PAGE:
Based on the assumptions identified above, Table 3.2 presents the total construction costs by applying lane-mile improvement costs from HERS to the HPMS characteristics of the highway segments. The costs include new lanes, ramps, new bridges and bridge upgrades, pavement reconstruction (where identified), and staging areas.

Table 3.2 I-90/I-271 Exclusive Truck Lane Construction Costs by Highway Segment
(Costs 2008) Flat
(Costs 2008) Rolling
Construction Subtotal Staging Area Costs Total Cost 2008
NY State Line PA State Line $6.02 $7.61 $1,153 $20.40 $1,173
PA State Line I-90/I-271 $5.11 $6.46 $1,168 $8.40 $1,177
I-90/I-271 U.S. 422 $10.69 $89.46 $1,072 $8.40 $1,080
U.S. 422 I-480E $21.06 $21.06 $448 $8.40 $457
I-480E SR 8 $21.06 $21.06 $250 $- $250
SR 8 I-80 $21.06 $21.06 $630 $- $630
Total Empty Cell Empty Cell Empty Cell $4,721 $45.59 $4,767

Capital Cost Summary

Based on this analysis, the order-of-magnitude capital costs for this facility are more than $5 billion, consisting of the following major categories, all expressed in 2008 dollars:

  • Highway Mainline. The costs in Table 3.2 represent 2008 costs adjusted from 2002 cost assumptions from HERS. These adjustments are made through Consumer Price Index factors and state construction cost factors from HERS of 1.257 for Pennsylvania and 1.067 for Ohio. The resulting total corridor cost estimate is $4.767 billion.
  • Ohio Turnpike Truck-Only Interchange. An additional construction cost required for the project recommendation is the development of a truck-only interchange at I-80 (Ohio Turnpike). To develop a cost estimate for the new interchange through use of HERS, the following assumptions are used: 0.5 centerline miles of ramps, 4 structures, rolling terrain, and 10 culverts. These assumptions, accounting for the construction price index and state cost factor, result in a total cost for the interchange of $83.92 million.
  • Technology and Toll Collection. The recently completed Georgia Department of Transportation (GDOT) Statewide Truck Lanes Needs Identification Study (Georgia Department of Transportation, Statewide Truck Lanes Needs Identification Study, 2008.) developed cost estimates for a system of statewide truck lanes in April 2008. Cost estimates for this study were developed through a statewide project costing tool based on state-specific, regional, and national cost data. To develop a cost estimate for constructing toll collection facilities and Intelligent Transportation System (ITS)/Advanced Traffic Management System (ATMS) equipment in the corridor, per mile cost estimates of $1.1 million from the GDOT study were used. Total cost for this element of the ETL corridor is $140.47 million.
  • Staging Areas. Table 3.2 includes capital costs for the construction of five new staging areas along the corridor. These new staging areas complement the existing staging area at the New York State Line by providing an assembly point for LCV equipment. The new staging areas are situated to serve local shipping communities or at major highway junctions. The estimated cost of developing a staging area is $8.4 million in Ohio and $10.2 million in Pennsylvania (to match the higher HERS construction cost factor for Pennsylvania). The costs were obtained from the U.S. DOT Comprehensive Truck Size and Weight Study and inflated to current year. The total cost for the staging areas is $45.59 million.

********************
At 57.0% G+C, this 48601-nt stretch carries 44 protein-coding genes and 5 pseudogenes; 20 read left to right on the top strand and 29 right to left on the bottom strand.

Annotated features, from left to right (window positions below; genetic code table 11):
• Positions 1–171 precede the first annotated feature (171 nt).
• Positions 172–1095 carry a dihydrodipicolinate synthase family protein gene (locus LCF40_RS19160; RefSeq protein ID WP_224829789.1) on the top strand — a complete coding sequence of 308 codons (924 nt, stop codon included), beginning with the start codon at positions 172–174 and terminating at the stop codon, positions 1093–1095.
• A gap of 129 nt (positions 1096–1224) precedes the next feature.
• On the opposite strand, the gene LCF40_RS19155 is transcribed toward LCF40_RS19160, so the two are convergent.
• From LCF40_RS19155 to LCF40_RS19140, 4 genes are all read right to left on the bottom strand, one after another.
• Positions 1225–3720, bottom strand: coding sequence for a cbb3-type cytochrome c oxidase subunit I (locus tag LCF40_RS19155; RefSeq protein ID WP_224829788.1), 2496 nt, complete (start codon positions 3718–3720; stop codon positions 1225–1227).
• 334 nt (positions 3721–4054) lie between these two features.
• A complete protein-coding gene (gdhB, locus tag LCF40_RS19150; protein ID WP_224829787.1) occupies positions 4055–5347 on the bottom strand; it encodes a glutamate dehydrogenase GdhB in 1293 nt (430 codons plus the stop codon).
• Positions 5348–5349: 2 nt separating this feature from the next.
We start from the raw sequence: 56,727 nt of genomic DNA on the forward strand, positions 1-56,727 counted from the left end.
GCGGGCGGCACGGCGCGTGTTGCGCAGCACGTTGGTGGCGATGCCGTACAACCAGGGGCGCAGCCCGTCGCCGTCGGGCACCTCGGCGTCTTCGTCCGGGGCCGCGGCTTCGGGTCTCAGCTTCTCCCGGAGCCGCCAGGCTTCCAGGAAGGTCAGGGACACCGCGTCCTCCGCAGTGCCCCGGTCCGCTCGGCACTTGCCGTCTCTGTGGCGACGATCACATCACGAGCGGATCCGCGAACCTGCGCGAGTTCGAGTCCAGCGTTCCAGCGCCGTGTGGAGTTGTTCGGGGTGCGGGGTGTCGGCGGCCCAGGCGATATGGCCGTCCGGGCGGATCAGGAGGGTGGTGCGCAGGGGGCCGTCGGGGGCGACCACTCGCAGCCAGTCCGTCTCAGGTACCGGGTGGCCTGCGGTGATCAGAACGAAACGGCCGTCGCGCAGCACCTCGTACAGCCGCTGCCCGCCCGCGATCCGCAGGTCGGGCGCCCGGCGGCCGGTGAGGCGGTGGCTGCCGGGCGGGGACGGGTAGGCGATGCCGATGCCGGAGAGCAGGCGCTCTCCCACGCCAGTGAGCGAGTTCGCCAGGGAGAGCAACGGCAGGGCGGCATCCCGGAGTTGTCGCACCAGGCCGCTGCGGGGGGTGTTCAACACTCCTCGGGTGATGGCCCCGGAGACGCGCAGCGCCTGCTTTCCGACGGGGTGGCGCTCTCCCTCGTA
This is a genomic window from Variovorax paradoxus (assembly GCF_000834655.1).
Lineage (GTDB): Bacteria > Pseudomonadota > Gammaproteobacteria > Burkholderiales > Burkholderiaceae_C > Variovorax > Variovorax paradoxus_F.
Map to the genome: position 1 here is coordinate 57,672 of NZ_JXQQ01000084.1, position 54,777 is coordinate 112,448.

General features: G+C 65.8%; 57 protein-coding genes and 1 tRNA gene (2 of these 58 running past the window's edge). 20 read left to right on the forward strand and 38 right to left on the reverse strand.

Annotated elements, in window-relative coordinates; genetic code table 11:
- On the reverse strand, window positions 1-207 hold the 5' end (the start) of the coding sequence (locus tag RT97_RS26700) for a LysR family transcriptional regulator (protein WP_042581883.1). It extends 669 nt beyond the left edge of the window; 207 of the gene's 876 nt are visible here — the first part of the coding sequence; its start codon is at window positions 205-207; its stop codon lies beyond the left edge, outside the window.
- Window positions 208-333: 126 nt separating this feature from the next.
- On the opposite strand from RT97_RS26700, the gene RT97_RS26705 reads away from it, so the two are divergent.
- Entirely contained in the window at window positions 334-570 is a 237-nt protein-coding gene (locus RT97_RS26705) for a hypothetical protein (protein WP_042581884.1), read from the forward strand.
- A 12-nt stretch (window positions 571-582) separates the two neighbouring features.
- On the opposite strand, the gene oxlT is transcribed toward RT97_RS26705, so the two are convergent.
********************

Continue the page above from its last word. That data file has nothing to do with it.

• Utilities Relocation. The average cost per-mile to relocate or reconfigure utilities in the right-of-way is about $1.76 million, translating to $210.80 million for the 128.1-mile corridor. This cost is based on the GDOT study assumption that utility relocation is roughly 5 percent of construction cost.
  • Preliminary Engineering. The GDOT study also estimates preliminary engineering would constitute at least 10 percent of total construction cost, translating to $476.7 million.
  • Total Capital Costs. Accounting for all subcategories, the total project corridor capital cost in 2008 dollars is $5.679 billion. (Note that right-of-way acquisition is not included in these costs as the preliminary analysis of the corridor using HPMS data reveals that the current highway real estate should generally accommodate the conversion or addition of ETLs.)

Financing Costs

To pay for the capital costs of infrastructure, the project would likely require debt service payments to secure at least a portion of the financing. The market rate for toll facilities currently hovers around 5 percent. For example, the New Jersey Turnpike Authority bonds that mature in 2040 are yielding 5.25 percent. The possibility of public financing through the Transportation Infrastructure Finance and Innovation Act (TIFIA) program of the U.S. DOT could provide a lower-than-market rate (currently at 4.25 percent) for a portion of the investment. Assuming a mix of lower interest public financing and market rate bonds, at 5 percent the annual debt service for this investment would be $365.8 million (expressed as 2008 dollars). For this estimate a 30-year term is used to match the 30-year bonds traditionally issued by the Ohio Turnpike Commission and the Pennsylvania Turnpike Authority.

3.4 Maintenance and Operations Costs

Another important consideration is the costs associated with continued operations and maintenance of the facility. The estimating procedure from the recent GDOT study assumes annual operations and maintenance costs for a truck-only-toll lane corridor at 0.5 percent of total initial project capital cost plus 3 percent inflation per year. Applying this assumption to the I-90/I-271 corridor results in an average annual maintenance and operations cost estimate of $45.72 million from 2010 to 2040.

3.5 Cost Summary

Collectively, the annual capital and operating costs total $411.5 million (2008 dollars). Subsequent sections of this report estimate the potential toll revenues and benefits to public and private stakeholders to offset these costs.

Table 3.3 I-90/I-271 Exclusive Truck Lane Capital and Operating and Maintenance Cost Summary
Cost Category Total Cost ($ Millions)
Capital Costs Empty Cell
Highway Mainline Construction 4,767
I-80 Truck-Only Interchange 83.92
Technology and Toll Collection 140.47
Utilities Relocation 210.80
Preliminary Engineering 476.70
Subtotal 5,678.9
Operating and Maintenance Costs 45.72
Annual Financing of Capital Costs 365.8
Total Annual Cost 411.5